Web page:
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Week 7- Intention to create legal relations Page 91-103 What is the third requirement to create a contract?
* There must be intention to create legal relations.
* This requirement is closely related with consideration. Parties will not make a contract if they did not have the intention to create a legal obligation. What is the objective approach?
* The court is concerned with whether the parties manifested an intention to create legal relations and not whether they actually intended to do so.
* They look at whether a reasonable person would be regarded as bound under a contract.
* However if A knew that B was play acting in making the contract, then the contract would not be formed. The court will take the subjective approach into account in this circumstance. What does the court presume about each kind of contract?
* Commercial contracts: o The court presumes that the parties made the contract with the intention to create legal obligations. o The onus of proof is on the person denying that a contract exists. o An exception is the letter of comfort.
1. Where the business tries to offer a good faith assurance that they will perform the obligation without creating a clear liability. They try and make the terms ambiguous and woolly to prevent an intention being found. In Branque Brussels Cambert SA v Australian National Industries Ltd they did not get away with preventing a legal obligation through a letter of comfort. o Ermogenous v Greek Orthodox Community of SA inc warns people that these rules are just used to establish a burden of proof and do not forbid certain groups from making contracts.
* Non binding commercial agreements. o People may purposely enter an agreement where they want to exclude the court's jurisdiction and create honour clauses (agreement is binding only in honour). o The only way to do this is if the agreement is not binding on both of the parties. o If an agreement is made binding, any attempt to exclude court intervention is contrary to public policy and is void.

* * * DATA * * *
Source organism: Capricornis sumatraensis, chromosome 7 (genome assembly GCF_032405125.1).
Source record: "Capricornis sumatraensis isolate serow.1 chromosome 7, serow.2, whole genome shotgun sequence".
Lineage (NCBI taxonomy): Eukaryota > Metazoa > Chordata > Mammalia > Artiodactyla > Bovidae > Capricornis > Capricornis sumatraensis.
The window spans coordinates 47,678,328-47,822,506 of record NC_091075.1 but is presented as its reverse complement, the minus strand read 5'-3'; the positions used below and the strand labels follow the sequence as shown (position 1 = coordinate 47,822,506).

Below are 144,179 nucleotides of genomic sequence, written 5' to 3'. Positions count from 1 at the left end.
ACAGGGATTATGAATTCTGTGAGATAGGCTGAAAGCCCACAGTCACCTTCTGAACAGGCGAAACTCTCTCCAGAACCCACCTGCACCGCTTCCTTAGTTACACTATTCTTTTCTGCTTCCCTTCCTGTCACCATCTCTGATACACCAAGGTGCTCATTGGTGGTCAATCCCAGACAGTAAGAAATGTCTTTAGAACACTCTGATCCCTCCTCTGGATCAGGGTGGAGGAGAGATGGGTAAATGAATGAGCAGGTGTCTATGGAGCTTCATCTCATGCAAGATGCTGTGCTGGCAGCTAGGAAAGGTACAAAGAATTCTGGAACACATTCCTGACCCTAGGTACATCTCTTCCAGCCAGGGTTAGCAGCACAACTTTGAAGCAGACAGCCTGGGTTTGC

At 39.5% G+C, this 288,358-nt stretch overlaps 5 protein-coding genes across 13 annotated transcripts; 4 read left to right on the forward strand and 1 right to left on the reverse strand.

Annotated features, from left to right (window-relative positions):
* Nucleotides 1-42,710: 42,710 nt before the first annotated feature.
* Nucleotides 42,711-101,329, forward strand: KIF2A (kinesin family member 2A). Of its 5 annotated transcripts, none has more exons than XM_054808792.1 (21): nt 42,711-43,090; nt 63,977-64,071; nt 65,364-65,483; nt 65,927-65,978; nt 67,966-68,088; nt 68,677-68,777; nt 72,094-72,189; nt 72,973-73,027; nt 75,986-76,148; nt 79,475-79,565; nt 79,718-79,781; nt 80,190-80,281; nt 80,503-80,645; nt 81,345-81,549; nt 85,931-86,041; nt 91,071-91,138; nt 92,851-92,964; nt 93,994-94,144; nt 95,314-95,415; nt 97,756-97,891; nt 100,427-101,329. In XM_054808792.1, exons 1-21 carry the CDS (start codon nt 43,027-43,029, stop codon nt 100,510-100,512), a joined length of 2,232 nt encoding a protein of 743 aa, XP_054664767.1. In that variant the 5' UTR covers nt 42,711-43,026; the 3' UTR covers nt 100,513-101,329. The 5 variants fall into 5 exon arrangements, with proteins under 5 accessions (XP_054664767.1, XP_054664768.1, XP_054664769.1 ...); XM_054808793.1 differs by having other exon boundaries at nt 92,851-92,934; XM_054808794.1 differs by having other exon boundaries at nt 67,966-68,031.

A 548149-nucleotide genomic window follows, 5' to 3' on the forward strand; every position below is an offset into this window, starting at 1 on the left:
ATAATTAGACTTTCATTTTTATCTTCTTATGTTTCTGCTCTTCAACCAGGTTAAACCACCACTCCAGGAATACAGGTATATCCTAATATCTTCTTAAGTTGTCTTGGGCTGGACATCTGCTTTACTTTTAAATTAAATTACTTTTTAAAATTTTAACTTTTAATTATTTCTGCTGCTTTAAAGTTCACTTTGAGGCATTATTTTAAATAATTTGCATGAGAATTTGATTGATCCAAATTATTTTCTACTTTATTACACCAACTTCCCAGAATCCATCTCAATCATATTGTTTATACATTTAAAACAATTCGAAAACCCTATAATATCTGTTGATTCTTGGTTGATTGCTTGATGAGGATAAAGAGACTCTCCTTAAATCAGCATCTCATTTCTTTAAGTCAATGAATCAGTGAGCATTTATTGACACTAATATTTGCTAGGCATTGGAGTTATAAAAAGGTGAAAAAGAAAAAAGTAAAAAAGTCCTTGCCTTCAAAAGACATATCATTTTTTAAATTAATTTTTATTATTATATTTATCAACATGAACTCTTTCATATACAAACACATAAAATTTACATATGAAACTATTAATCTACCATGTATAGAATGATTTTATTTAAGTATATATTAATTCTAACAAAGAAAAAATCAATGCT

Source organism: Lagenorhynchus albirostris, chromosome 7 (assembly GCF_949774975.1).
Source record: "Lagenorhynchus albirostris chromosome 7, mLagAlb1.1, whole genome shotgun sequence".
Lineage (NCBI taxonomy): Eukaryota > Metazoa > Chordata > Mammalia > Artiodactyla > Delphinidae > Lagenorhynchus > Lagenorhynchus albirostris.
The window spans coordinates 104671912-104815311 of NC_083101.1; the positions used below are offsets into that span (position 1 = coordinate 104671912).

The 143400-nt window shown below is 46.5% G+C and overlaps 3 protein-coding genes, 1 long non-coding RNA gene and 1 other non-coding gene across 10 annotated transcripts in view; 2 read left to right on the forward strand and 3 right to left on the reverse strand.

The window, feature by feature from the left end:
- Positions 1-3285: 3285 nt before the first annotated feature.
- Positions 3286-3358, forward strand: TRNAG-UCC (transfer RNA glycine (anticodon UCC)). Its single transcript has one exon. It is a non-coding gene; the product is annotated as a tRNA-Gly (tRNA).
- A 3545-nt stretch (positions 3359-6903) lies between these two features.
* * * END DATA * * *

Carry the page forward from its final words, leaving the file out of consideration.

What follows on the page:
* Agreements between family members. o It is hard to claim that there is the intention to create legal obligation. o The person wanting the court to recognise a contract has the onus of proof.
* Financial agreements between spouses. o Courts will often not go into the family sphere or the private sphere.
* Agreements between separated spouses. o The court will recognise the intention to contract because it is safe to assume this. o The Family Law Act 1975 makes provisions for married parties relating to financial affairs. It covers property distribution and maintenance of one party in marriage.
* Other agreements between family members. o Often there is not contract in families.
But Todd v Nicol is an example. A crucial factor is the degree of reliance by the plaintiff on the agreement. o But if the nature of the transaction is commercial with family members, it will be a contract.
* Non commercial arms length agreements. o Assume there is no contract for people not conducting a business like private sales, nannies and housekeepers.
* Government agreements: o A commercial agreement is contractual. o The implementation of an administrative policy is not contractual. E.g. Australian Woollen Mills Pty Ltd v Commonwealth. Administration of Papua New Guinea v Leahy is another example. What is a preliminary agreement?
* Parties write an agreement and intending to have more formal agreement in the future. For example, "subject to contract...or to preparation of a formal contract".
* You can pull out of the preliminary contract sometimes according to Masters v Cameron. o Parties have finalised the bargain terms. They want to be bound immediately. A contract is needed only to make the terms more precise. Parties are bound without the formal contract. o Parties agree on the terms but have made the performance of the terms conditional upon the execution of a formal contract. They are bound to bring the formal contract into existence. o Parties don't intend to make a formal agreement until a formal contract is executed. They are not bound until this time. o A fourth category? The parties intend to be bound but want to introduce more terms to a formal contract. An agreement is not binging if it depends on further agreement between the parties. o
Cases Presumptions that the court makes about commercial v family contracts Page 124 Ermogenous v Greek Orthodox Community of SA (2002) Facts:
* Ermogenous served as an Archbishop for 23 years in the Greek Orthodox church.
* When he resigned, he claimed that he was owed money in respect of accumulated annual leave and long service leave.
* He was treated like an employee and believed he was entitled to the payments. Remedy sought:
* Ermogenous wants the money owed. Prior proceedings:
* The Full Court of the Supreme Court allowed an appeal because the parties had not intended to create legal relations.
* The appeal is before the High Court. Legal issue:
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